Doc Talk: More Than 50 Movies About Music in California

Documentary footage from the Bakersfield sound to the East Bay’s hyphy scene

PUBLISHED DEC 10, 2023 3:11 P.M.
Share this:  

  J.D.S   Shutterstock

In 1850, fewer than 100,000 people called California home, and by the 2020 census, that number had grown to nearly 40 million. We know the downsides of explosive growth—traffic, urban sprawl, stratospheric housing prices. One big upside, however: a decades-long influx of musical creativity. Black jazz musicians brought life to Central Avenue in Los Angeles in the 1920s; displaced Okies planted the seeds of the Bakersfield sound—each new wave added to California’s culture. By the 1960s, even the music business had shifted on its axis, from New York’s Brill Building to the Sunset Strip.

Thanks to the century-old magic of motion pictures, bits and pieces of this musical history have been captured on film, and we’ve ferreted out some highlights. Because media coverage is never distributed equally (or equitably), this list is heavy on those scenes that attracted the most camera-wielding documentarians: L.A.’s Laurel Canyon and San Francisco’s Haight-Ashbury. But we also reached out to some music mavens to dig up some less-exposed film stock: Cary Baker, former owner of Conqueroo and head of publicity at Capitol and I.R.S. Records, who is now writing his first book; Mike Huguenor, a music journalist and musician who is penning a book on Asian Man Records; and Richard von Busack, a longtime film critic who’s spent years in the clubs and mosh pits of Los Angeles, San Francisco and the East Bay, and who has reviewed some of his favorites below.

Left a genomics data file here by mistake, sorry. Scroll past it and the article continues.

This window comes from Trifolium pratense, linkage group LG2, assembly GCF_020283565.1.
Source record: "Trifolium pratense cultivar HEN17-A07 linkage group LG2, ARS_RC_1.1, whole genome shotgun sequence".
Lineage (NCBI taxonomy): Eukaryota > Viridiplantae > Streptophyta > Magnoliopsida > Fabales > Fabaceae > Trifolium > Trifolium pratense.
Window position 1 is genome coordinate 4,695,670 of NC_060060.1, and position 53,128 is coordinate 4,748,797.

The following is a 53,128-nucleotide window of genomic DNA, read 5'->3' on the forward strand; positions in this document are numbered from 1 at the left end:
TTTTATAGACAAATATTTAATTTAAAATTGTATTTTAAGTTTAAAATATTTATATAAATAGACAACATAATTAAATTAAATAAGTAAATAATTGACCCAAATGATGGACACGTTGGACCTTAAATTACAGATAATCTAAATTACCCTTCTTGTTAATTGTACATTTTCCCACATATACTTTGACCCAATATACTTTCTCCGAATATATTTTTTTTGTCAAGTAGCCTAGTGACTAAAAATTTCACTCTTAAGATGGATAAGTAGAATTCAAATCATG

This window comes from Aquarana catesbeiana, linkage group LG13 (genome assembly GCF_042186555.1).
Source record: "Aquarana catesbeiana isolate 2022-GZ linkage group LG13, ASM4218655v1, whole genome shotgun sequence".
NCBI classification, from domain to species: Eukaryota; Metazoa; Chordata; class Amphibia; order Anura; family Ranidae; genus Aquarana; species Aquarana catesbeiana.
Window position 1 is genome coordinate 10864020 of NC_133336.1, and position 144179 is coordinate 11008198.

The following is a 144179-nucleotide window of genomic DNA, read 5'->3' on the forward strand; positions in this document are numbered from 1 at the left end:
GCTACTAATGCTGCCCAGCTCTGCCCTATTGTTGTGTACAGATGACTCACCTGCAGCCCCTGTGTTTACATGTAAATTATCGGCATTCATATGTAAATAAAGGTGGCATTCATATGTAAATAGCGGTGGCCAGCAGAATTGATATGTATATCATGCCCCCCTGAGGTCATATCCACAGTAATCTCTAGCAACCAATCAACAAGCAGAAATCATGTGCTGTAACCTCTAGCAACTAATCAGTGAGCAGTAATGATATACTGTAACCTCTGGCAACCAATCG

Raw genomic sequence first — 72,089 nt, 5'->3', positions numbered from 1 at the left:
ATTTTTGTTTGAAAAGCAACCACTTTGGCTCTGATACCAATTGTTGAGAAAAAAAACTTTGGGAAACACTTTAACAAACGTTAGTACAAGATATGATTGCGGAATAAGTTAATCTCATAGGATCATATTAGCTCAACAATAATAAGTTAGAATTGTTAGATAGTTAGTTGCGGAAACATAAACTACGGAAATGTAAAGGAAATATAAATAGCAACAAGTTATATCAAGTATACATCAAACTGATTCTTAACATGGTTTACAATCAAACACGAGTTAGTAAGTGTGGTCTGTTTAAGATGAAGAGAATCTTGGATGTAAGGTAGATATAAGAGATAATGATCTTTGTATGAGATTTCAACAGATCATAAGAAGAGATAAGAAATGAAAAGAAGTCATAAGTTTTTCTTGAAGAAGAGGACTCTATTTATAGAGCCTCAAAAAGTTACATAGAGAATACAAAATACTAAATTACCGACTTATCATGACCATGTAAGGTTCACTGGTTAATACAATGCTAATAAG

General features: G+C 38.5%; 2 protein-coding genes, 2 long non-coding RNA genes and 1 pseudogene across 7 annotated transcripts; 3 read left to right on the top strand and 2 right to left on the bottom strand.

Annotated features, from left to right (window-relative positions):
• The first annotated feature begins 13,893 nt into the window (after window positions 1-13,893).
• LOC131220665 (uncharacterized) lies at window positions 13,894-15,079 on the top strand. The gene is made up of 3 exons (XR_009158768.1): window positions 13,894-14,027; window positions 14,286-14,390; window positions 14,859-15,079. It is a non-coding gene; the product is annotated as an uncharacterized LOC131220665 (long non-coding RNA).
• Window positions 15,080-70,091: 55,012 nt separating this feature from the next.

We’ve got four types of docs listed below, in alphabetical order: documentaries about music scenes, spotlights on musicians and bands; concert films; and behind-the-scenes looks at the music business.

Thanks to perspicacious filmmakers, more stories will be told in the future. We’ll continue to hunt down titles to add to this chapter of the California Canon.

1. This Is How We Do It: Roots of Cali Music

SoCal’s famed Strip, the Bay Area’s fog-draped hills, the barrios of East LA, the surprisingly mean streets of San Diego—these neighborhoods and others nurtured local talent.

Box of Rain (2022) By virtue of its longevity and exceptionally devoted fan base, the Grateful Dead created its own one-band scene. This heartfelt documentary directed by Bay Area filmmaker Lonnie Frazier turns the camera on the audience, interviewing its fans. At its heart is Frazier’s own story: her escape from a toxic past into the embrace of fellow Deadheads.

Central Ave LIVE! (1996) Central Avenue was the heart of jazz culture in Los Angeles for decades, starting in the 1920s. In 1996, filmmaker and activist Rosie Lee Hooks produced the first Central Avenue Jazz Festival, which continues to this day. Scenes from that first festival were shot for this documentary, which can be found on YouTube, with performances by Buddy Collette, Roy Porter, Melba Liston, the Clara Ward Singers, Ernie Andrews and many others.